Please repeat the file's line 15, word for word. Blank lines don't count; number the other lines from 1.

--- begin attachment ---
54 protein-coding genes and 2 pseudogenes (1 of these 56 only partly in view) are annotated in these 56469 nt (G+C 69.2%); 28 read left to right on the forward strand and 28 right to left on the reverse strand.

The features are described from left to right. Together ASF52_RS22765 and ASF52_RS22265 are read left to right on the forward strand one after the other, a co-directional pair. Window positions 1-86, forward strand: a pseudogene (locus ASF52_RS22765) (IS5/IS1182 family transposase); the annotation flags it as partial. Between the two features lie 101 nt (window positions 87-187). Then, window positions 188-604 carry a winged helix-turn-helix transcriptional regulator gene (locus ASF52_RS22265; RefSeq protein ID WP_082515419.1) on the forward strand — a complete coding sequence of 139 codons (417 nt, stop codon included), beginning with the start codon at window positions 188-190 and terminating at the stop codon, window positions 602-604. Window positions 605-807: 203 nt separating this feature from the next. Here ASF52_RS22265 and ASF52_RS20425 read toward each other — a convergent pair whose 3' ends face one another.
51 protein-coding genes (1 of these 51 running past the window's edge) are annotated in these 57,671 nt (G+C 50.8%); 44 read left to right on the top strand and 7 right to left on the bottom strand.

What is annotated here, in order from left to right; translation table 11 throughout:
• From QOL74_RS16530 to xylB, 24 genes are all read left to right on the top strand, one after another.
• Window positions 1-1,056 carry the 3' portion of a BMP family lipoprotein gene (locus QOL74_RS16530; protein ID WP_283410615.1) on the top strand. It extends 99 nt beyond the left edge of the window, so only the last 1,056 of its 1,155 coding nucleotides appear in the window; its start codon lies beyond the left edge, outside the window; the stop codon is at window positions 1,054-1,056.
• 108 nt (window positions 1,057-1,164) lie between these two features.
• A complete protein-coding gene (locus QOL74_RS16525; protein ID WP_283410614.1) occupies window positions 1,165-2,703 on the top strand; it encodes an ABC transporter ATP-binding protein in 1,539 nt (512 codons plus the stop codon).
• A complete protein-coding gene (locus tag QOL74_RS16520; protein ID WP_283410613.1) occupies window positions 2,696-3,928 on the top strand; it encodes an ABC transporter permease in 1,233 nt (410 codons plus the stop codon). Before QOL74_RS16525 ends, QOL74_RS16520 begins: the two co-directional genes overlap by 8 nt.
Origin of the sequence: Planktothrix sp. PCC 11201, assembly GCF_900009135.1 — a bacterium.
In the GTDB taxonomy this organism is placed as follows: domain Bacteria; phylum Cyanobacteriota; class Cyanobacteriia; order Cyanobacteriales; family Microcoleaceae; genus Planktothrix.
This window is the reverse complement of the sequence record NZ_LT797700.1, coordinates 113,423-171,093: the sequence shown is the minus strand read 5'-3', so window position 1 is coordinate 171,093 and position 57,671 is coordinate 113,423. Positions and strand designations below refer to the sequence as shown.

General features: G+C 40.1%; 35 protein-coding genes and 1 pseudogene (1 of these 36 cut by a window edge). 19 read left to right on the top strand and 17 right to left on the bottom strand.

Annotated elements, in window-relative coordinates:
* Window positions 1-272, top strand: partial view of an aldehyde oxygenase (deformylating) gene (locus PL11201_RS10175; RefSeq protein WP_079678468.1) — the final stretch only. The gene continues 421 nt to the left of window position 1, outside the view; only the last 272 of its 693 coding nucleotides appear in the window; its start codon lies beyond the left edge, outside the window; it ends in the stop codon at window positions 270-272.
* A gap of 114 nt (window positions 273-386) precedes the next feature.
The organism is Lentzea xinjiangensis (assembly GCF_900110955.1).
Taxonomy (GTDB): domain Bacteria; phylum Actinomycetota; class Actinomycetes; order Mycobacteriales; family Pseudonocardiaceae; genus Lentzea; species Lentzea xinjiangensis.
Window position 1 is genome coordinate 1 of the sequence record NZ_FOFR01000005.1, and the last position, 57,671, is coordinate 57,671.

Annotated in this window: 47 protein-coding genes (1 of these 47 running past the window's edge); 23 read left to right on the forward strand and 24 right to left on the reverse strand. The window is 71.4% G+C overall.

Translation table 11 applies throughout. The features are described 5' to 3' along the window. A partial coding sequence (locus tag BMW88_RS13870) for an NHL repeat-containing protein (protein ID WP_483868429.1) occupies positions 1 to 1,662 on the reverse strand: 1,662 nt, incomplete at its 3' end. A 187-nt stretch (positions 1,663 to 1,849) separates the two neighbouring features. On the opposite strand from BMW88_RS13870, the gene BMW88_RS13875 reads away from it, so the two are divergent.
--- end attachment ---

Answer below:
* Window positions 1-272, top strand: partial view of an aldehyde oxygenase (deformylating) gene (locus PL11201_RS10175; RefSeq protein WP_079678468.1) — the final stretch only. The gene continues 421 nt to the left of window position 1, outside the view; only the last 272 of its 693 coding nucleotides appear in the window; its start codon lies beyond the left edge, outside the window; it ends in the stop codon at window positions 270-272.